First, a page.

Morning Roundup: Malheur strikes gold; Public corporation proposed for the Port

In today’s news, there’s gold in Malheur County, a new plan for the Port circulates and Nike’s activity data clause causes privacy concerns.

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1. Minerals in Malheur County muddy the waters

A new report has found gold, silver and uranium in Malheur County. As OPB reports, that mining potential is in an area conservationists and Senators Jeff Merkley and Ron Wyden are trying to protect. It’s also the site of the proposed Owyhee National Monument. It’s not easy to designate a mining region and opposition to new mining will likely make that designation more difficult. 

2. Could a public corporation repair the Port of Portland?

When the Port of Portland shifted the Port’s terminal to a private operator in 2010, it caused no end of problems. The Oregonian reports that change, introduced by the port’s new director Bill Wyatt, stalled service at the terminal. Those who use the terminal to export goods, including farmers, are still struggling to repair the damage. Kevin Mannix, a well-known Republican who ran for Governor in 2002 and 2006, is calling for a new solution. Mannix wants to create the Oregon Shipping Authority, billed as a public corporation, that would take over the container terminal.

3. Nike is collecting activity data from its student athletes

Nike has increased its data collection from college athletes, the Portland Business Journal reports. Nike includes a data clause in its contracts with at least 11 schools, requiring schools to collect and report “activity-based information” that Nike can use to improve its products. Critics are worried about the potential to abuse the athletes’ privacy.

4. Intel shouldn’t shun the PC just yet

Intel had announced it intends to focus on emerging technologies, such as smartwatches and self driving cars, but the PC has actually boosted its third-quarter revenue by $700 million. The Oregonian reports the increase is likely short term but that Intel is seeing some indication of a rejuvenated demand for PC’s.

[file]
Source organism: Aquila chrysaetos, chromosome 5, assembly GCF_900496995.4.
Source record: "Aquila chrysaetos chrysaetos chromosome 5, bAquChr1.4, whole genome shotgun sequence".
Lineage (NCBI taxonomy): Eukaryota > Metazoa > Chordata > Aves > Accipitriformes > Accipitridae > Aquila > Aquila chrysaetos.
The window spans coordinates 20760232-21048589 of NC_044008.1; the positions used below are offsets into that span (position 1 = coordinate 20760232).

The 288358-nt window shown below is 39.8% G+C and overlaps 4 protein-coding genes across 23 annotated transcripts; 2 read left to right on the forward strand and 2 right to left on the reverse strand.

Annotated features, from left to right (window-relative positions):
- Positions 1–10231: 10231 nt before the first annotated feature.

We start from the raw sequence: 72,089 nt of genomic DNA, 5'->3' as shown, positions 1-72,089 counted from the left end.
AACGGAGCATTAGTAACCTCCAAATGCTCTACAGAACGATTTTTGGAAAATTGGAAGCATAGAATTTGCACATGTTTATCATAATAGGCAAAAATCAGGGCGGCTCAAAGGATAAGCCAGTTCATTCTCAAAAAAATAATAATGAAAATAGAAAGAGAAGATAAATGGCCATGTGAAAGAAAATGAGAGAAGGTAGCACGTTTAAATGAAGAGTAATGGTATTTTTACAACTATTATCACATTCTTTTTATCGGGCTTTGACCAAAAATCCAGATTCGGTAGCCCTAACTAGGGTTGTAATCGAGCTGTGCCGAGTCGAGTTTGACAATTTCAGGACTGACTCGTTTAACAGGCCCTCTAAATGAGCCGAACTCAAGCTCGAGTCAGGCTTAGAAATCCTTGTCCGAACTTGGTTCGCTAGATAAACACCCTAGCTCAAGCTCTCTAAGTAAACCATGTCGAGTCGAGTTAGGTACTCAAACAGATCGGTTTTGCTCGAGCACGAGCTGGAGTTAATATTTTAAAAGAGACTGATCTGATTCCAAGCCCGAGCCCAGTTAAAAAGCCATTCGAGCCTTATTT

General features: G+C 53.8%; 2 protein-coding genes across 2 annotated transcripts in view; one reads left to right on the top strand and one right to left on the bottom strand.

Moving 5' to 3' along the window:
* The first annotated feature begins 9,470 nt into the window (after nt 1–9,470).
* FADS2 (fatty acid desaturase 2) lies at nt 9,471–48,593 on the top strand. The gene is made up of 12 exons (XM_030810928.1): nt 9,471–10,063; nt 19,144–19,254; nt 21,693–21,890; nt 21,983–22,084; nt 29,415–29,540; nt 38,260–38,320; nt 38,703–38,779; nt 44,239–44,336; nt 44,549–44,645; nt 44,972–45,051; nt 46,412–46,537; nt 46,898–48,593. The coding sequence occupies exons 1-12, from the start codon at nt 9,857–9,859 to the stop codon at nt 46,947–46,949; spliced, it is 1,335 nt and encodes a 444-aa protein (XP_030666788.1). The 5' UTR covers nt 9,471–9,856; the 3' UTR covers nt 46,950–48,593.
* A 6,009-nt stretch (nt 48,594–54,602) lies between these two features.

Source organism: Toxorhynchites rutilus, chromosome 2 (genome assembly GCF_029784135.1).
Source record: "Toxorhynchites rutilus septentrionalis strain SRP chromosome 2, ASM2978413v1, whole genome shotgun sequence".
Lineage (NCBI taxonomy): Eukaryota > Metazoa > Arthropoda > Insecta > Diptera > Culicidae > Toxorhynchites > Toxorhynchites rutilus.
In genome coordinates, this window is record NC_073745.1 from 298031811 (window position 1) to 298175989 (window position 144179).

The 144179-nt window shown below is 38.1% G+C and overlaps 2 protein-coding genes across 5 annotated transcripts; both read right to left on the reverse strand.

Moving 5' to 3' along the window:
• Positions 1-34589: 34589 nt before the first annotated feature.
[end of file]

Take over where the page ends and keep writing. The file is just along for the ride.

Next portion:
5. Can house calls solve costly medical care?

Providing patients with house calls has proved to be lucrative for healthcare providers. The Portland Business Journal reports that a two-year pilot project testing primary care via house calls saved $35 million. This finding could lead to a shift in Medicare patient treatment in the future. It’s something Sen. Ron Wyden is already considering.

6. Coworking in a box

The shared workspaces hosted by WeWork are a relatively popular concept. The company expanded to Portland just last year, and now offers its flexible offices in 113 locations. But Fast Company reports there’s something preventing the concept from spreading further: the cost to building owners. Two former WeWork employees have created a new business model to solve that problem by offering building owners “coworking in a box.” The service could allow owners to start their own flexible lease office spaces without losing out on the money WeWork makes from the building sublease.

7. Portland wants to retrofit its brick buildings

Responding to the threat of the Cascadia Earthquake, the city of Portland wants to retrofit brick buildings to better withstand the quake. As the Portland Tribune reports, the sheer number of buildings in need of seismic retrofitting — 1,800 in Portland — causes a logistical nightmare. The proposed policy gives building owners 25 years to complete the full retrofitting. A public hearing on the issue is scheduled for Sept. 22.

8. On the scene: Made in Portland?

Portland has a burgeoning fashion industry, but what happens when companies want to manufacture their products in Portland?